Yesterday at mass, the gospel reading was the Parable of the 10 Virgins.
This one has always bothered me. Either I just never understood it or, to me, it seemed to be at odds with other things Jesus said.
For those unfamiliar with the story, here it is:
“The kingdom of heaven will be like ten virgins who took their lamps and went out to meet the bridegroom. Five of them were foolish and five were wise. The foolish ones, when taking their lamps, brought no oil with them, but the wise brought flasks of oil with their lamps. Since the bridegroom was long delayed, they all became drowsy and fell asleep. At midnight, there was a cry, ‘Behold, the bridegroom! Come out to meet him!’ Then all those virgins got up and trimmed their lamps. The foolish ones said to the wise, ‘Give us some of your oil, for our lamps are going out.’ But the wise ones replied, ‘ No, for there may not be enough for us and you. Go instead to the merchants and buy some for yourselves.’ While they went off to buy it, the bridegroom came and those who were ready went into the wedding feast with him. Then the door was locked. Afterwards the other virgins came and said, ‘Lord, Lord, open the door for us!’ But he said in reply, ‘Amen, I say to you, I do not know you.’ Therefore, stay awake, for you know neither the day or the hour.”
-Matthew 25: 1-15 (NASB)
So, despite waiting for however long they were waiting–long enough to get so tired to merit falling asleep–the foolish girls weren’t allowed into the banquet (Kingdom of Heaven) because they didn’t prepare ahead of time.
But they waited a really long time! What gives?
Now, maybe I’m just taking this a little personally, as I’d often fall into the category of the foolish girls. (Whose kids went to school today without some of the supplies their teachers asked for on Friday? Yep–my kids!)
In Luke, Jesus says, “whoever has two tunics should share with the person who has none. And whoever has food should do likewise.” (Lk 3:11) But going back to this story in Matthew, it’s all of a sudden OK that the wise girls don’t share their oil with the foolish ones? Jesus didn’t say in Luke, “Oh, wait–if the person who has no tunic is an unprepared fool, then go ahead and keep your extra tunic. The unprepared fool doesn’t deserve it.”
Of course he didn’t!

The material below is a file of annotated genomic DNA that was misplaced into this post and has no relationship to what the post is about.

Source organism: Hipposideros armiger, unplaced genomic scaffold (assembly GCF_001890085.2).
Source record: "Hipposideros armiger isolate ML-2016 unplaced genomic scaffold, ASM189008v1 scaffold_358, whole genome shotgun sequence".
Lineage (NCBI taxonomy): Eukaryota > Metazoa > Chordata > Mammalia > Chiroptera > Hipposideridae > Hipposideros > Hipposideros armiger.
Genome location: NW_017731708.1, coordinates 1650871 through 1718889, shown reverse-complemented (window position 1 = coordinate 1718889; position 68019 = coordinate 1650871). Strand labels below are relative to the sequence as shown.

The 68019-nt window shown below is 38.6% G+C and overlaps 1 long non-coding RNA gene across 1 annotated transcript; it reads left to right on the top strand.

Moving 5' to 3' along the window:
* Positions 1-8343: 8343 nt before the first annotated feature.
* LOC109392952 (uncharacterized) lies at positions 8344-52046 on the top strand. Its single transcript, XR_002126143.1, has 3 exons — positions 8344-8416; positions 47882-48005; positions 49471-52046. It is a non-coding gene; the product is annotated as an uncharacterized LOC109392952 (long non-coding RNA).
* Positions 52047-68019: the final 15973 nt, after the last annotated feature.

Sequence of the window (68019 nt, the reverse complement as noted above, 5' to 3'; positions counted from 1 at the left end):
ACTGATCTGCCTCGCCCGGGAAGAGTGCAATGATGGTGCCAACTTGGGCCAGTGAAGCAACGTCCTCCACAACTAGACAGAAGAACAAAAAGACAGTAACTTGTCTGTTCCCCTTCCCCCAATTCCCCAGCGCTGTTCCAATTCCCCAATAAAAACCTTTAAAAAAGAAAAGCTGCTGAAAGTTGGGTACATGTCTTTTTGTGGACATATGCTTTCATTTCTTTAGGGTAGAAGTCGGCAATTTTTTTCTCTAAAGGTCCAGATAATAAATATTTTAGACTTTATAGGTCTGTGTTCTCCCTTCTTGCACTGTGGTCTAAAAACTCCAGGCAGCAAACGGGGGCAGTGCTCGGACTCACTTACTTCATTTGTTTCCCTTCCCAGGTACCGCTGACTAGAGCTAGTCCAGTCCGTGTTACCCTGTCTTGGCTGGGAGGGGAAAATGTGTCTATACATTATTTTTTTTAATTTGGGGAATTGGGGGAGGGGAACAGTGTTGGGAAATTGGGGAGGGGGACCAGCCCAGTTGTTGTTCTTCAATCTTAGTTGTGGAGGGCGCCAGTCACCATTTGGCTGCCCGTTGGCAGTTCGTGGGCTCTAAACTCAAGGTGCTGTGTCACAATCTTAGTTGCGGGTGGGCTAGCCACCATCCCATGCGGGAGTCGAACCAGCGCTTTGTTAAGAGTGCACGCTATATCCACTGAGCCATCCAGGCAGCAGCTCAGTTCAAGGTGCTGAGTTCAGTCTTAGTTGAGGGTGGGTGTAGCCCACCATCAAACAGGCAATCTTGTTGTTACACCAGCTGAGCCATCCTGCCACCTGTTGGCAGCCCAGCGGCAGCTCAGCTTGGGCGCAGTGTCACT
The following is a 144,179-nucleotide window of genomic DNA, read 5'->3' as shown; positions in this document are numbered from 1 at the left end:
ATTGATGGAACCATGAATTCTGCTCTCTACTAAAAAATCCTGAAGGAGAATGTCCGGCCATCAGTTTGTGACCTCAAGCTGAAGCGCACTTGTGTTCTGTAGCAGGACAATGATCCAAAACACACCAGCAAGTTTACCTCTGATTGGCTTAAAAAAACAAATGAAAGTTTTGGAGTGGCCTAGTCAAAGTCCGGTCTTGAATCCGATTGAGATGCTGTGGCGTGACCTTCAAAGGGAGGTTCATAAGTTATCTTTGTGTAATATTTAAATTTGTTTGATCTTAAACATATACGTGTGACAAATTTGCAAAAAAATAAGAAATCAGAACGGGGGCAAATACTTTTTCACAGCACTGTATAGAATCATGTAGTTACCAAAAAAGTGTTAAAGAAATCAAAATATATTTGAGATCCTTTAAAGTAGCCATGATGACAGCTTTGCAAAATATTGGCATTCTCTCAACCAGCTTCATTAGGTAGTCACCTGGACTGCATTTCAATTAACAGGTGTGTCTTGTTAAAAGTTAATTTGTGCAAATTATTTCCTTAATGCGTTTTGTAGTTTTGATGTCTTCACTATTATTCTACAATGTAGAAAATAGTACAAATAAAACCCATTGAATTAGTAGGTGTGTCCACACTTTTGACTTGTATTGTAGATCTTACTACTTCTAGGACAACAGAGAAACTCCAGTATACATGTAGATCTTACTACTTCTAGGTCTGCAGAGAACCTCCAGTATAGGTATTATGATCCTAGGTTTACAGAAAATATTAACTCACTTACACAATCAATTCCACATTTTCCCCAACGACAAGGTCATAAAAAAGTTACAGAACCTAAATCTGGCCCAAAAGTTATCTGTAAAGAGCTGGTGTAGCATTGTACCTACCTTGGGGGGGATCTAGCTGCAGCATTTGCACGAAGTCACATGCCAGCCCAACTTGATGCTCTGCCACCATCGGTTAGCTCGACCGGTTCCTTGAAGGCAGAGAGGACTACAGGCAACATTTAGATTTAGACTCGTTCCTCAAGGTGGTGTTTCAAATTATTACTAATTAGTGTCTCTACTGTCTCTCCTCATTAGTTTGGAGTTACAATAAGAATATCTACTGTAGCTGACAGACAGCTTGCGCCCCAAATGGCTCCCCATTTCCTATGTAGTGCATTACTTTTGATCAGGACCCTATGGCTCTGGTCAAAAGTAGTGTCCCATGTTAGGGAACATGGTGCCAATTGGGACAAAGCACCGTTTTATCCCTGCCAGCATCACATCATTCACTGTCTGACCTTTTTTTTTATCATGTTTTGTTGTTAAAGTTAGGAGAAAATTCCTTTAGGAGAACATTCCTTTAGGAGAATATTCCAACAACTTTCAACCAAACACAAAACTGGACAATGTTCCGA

So what is he talking about in this story? Why is it OK that the girls aren’t sharing before the wedding banquet, and yet Jesus clearly told us to share?
Yesterday, I finally had this explained to me in a way that finally made some sense.
The Oil Isn’t Oil
As with most parables, Jesus wasn’t speaking literally. (He was being literal in the quote from Luke.) The was Father Gustavo explained it, the oil was a symbol of our own inner lives. The more we prepare our inner lives, the more we are like the wise girls. When we pray, study the Bible, meditate, and serve others, we’re feeding our inner lives. The more we feed that part of ourselves, the more we grow, and the more prepared we are to “wait for the bridegroom.” Or enter the Kingdom of Heaven.
On the other hand, if we’re just hanging out, hoping that we will enter the Kingdom of Heaven when it’s time, without exercising our inner lives, this story paints a rather bleak picture. We only have this one life, and this is our opportunity to prepare ourselves. While I can share my stories with others, I can’t actually give others a slice of a healthy inner life, a faith life. It’s something that each of us has to develop on our own. No one else can do it for us.
This is like what Paul was referring to when he said, “work out your salvation with fear and trembling.” (Phil 2:12) By working out our salvation, does that mean that we’re trying to earn our salvation? Of course not. Our salvation was earned for us 2000 years ago. That’s a done deal, and–thank God!– none of us can do anything to change that. But, do we accept that salvation, and are we living our lives out of gratitude for that salvation?
Reading the story like that, I’m a bit more at peace now about why the wise girls couldn’t share their oil with the foolish girls. I still wish with all my heart they could, but–in that context–I finally understand why they can’t. They may want to, but developing our faith is something that each of us has to do on our own.
For full disclosure: I’m not a big fan of these verses and parables that foretell a time when some are let into the Kingdom of Heaven and some are left out in the cold. I’d rather focus on the verses that say, “at the name of Jesus, every knee will bow, on heaven and on earth.” (Phil 2:10).
I believe that God loves us–all of us. And, as mentioned earlier, through Jesus Christ, we’ve already been saved.
But these verses are in the Bible. I can’t wish them away because I don’t like them. In this journey to develop a faith life, we’re all trying to figure things out, the best we understand them.
This is what was on my plate this weekend. I’m doing my best to make sense of it.